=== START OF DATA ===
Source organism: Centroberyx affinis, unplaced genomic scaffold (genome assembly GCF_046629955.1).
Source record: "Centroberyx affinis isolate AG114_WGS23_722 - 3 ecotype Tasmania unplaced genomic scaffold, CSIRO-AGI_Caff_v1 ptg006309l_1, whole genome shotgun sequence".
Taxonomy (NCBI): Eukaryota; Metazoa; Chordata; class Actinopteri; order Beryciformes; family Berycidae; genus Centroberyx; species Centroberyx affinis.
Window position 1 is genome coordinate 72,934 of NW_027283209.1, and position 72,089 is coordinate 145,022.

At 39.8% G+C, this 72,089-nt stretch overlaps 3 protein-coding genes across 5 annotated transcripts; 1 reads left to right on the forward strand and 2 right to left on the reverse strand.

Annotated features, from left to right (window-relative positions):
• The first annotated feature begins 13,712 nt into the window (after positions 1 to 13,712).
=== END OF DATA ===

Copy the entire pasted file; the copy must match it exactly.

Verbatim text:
Source organism: Centroberyx affinis, unplaced genomic scaffold (genome assembly GCF_046629955.1).
Source record: "Centroberyx affinis isolate AG114_WGS23_722 - 3 ecotype Tasmania unplaced genomic scaffold, CSIRO-AGI_Caff_v1 ptg006309l_1, whole genome shotgun sequence".
Taxonomy (NCBI): Eukaryota; Metazoa; Chordata; class Actinopteri; order Beryciformes; family Berycidae; genus Centroberyx; species Centroberyx affinis.
Window position 1 is genome coordinate 72,934 of NW_027283209.1, and position 72,089 is coordinate 145,022.

At 39.8% G+C, this 72,089-nt stretch overlaps 3 protein-coding genes across 5 annotated transcripts; 1 reads left to right on the forward strand and 2 right to left on the reverse strand.

Annotated features, from left to right (window-relative positions):
• The first annotated feature begins 13,712 nt into the window (after positions 1 to 13,712).